Bear in mind also that England are hardly used to having to find the magic unplayable ball to manufacture wickets – we have no equivalent of Jimmy Anderson or Jofra Archer – most wickets come from run rate pressure and mistakes by batsmen resulting from that. But that dynamic is not really there in Test cricket, which is why I believe the multi-day format should be built from the bottom-up in women’s cricket rather than top down (starting with more Tests). The domestic structure really needs to be in place first.

    As to Steve’s questions about the lack of performance in this series – the fallout is sure to come, and that time will be after the 3rd iT20 I suspect. This series has been worse than 2015, which was a new low at the time. It’s not good enough, and none of us pretend it is. Robinson came in and improved things after 2015, but it’s looking like Australia are further away now, not closer. So he’s not been able to sustain the initial success to the long-term.

    I’ve been asking for player changes immediately, but the management don’t want to bring in the new generation yet. It’s plainly obvious that Davies, Bell, Villiers, Lamb, B.Smith, L. Smith, Dunkley and George, at least, should all be part of the setup already, to a greater extent than they currently are. They should be gearing up with some experience under their belts. It might result in a lean couple of initial years, but such things come with a changing of the old guard.There’s no better time, seeing as back-to-back World Cup winning isn’t really a thing. The current contract system is too inflexible for the needs of the the England side in 3 international formats.

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  4. It was obvious after the toss, Australia would bat, and bat, and bat etc.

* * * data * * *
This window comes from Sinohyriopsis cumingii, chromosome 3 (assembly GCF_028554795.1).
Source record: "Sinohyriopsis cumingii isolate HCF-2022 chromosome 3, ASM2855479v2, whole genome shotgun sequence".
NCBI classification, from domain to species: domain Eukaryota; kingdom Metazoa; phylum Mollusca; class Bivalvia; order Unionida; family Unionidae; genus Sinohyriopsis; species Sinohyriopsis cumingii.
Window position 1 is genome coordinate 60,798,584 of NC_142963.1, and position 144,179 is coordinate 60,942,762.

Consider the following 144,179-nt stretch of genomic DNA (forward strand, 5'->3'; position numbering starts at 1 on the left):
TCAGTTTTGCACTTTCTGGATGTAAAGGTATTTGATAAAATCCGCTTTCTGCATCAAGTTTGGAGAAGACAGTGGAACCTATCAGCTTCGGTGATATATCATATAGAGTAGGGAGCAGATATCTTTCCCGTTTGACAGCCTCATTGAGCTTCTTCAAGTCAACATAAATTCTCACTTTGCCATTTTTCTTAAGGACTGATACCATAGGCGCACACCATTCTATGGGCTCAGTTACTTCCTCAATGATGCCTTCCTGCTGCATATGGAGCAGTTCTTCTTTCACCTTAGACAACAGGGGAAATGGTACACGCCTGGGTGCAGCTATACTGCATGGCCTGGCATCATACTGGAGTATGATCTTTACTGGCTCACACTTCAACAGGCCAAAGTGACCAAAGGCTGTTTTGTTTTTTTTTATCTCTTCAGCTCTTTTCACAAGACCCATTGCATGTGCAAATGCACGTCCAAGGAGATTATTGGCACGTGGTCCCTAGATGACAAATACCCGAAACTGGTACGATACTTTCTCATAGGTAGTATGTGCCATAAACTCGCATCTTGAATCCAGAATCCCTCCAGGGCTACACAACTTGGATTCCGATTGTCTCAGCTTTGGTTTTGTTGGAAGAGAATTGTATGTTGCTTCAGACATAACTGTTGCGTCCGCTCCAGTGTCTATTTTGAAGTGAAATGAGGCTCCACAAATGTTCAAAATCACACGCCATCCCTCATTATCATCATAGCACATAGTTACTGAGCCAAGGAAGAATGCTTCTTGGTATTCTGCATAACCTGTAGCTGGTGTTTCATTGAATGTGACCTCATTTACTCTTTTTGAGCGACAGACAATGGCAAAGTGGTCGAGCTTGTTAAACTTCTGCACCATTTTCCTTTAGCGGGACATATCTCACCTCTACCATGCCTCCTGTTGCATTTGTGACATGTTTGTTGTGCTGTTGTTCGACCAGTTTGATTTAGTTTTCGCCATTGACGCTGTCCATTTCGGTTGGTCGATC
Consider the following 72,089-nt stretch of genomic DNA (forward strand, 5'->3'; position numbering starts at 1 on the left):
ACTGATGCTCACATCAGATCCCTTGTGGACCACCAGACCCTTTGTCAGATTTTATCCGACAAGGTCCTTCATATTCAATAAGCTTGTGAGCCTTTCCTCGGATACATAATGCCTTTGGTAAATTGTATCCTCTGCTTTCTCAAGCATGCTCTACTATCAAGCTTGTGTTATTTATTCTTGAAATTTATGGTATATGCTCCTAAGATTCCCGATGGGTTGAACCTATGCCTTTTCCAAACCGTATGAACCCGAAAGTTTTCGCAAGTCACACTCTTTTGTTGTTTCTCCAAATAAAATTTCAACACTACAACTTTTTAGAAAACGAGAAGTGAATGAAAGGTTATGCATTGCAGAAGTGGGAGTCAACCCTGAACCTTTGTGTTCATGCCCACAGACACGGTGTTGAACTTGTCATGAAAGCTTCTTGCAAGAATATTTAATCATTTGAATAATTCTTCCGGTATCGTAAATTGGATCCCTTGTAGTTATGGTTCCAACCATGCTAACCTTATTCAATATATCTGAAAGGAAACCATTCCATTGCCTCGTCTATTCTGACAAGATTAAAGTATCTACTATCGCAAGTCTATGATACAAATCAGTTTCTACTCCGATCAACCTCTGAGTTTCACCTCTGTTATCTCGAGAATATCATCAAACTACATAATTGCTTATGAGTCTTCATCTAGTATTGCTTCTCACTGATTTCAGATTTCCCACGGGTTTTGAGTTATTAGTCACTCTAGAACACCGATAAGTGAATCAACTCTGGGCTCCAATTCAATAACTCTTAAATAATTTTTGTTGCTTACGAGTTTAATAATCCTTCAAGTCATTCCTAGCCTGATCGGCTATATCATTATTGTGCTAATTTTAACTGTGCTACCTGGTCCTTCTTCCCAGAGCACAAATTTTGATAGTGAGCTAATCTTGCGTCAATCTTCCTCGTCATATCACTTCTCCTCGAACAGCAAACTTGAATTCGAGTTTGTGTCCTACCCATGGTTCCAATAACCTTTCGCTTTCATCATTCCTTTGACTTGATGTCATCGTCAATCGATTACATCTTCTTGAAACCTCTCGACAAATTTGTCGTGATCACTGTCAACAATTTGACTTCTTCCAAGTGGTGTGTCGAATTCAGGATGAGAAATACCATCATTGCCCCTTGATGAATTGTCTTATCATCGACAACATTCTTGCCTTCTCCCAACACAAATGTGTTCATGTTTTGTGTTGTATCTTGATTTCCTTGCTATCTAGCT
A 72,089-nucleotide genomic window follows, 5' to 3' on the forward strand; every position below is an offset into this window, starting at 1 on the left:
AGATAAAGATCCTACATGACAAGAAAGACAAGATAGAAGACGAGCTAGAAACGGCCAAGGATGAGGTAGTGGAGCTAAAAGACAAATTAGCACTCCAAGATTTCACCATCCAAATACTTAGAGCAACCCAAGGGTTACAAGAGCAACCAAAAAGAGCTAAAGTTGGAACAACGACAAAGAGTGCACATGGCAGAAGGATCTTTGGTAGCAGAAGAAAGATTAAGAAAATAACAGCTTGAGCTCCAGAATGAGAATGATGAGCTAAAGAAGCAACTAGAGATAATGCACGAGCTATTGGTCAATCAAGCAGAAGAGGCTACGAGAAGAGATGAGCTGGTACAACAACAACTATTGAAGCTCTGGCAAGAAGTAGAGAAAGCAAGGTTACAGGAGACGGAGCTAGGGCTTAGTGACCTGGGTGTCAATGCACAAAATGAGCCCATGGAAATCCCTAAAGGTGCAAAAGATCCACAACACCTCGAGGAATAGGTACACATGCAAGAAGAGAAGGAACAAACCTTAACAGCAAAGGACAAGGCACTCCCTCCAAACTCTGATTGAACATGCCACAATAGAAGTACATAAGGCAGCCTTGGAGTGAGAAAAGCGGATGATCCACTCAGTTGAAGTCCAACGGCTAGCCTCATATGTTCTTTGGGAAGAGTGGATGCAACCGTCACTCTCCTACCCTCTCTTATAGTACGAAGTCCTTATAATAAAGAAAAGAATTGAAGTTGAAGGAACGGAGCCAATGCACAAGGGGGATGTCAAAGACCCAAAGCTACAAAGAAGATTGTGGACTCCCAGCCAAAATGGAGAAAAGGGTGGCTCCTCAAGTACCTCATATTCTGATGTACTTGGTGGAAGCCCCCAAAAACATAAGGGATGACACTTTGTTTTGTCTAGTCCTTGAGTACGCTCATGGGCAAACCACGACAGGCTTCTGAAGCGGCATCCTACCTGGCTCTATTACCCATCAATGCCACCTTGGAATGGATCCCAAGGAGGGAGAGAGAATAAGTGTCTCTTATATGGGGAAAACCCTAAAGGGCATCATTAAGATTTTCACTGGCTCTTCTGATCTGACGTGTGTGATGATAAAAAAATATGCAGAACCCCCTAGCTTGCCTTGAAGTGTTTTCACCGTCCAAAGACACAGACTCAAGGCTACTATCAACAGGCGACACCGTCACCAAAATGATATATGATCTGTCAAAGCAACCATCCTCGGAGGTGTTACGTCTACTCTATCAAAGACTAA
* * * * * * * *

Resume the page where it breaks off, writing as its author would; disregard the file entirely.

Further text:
And they win the series. Flat pitch, no danger bowlers. Tough for England, but the damage had been done before the test. It needs a re shuffle and re build, over to you Mr Robinson.

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    • Not necessarily win, but definitely draw, or sit dormy. They only need to draw the series to keep the Ashes. If they make the Test a safe draw they can go all out, pretty much fearlessly, to see what they can do in the T20is.

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      • I haven’t seen much “fearlessness” from Australia so far this series. If they were they’d be trying for 250 or at least 200. Will we see an attempt at least, I wonder.

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  5. My last comment on the pitch and the team selection.

    Australia in their last 10 Ashes Test innings have declared 7 times and were unbeaten in a run chase in one. They have been bowled out but England just twice in that time, in the same game in Perth.

    So I’ll ask again, why not prepare a fast bouncy pith and why not play the Aussies at their own game. And why not, just for fun, pick bowlers who look like they can beat the bat or bowl a wicket taking delivery…

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    • Fast bouncy pitches can’t easily be prepared at Taunton these days. England should play at Trent Bridge to get that sort of wicket. It’s something else I’ve advocated for, but the management only want to play on the same grounds using the same players, not really suited to them, unfortunately.

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      • That was my point sorry, not that Taunton could have done better, but that we should be picking grounds that give us a better chance than places like Canterbury or Taunton have. They have draw written all over them unless we go back to 5 day tests.

        But at least a fresh pitch might have been better than a used one!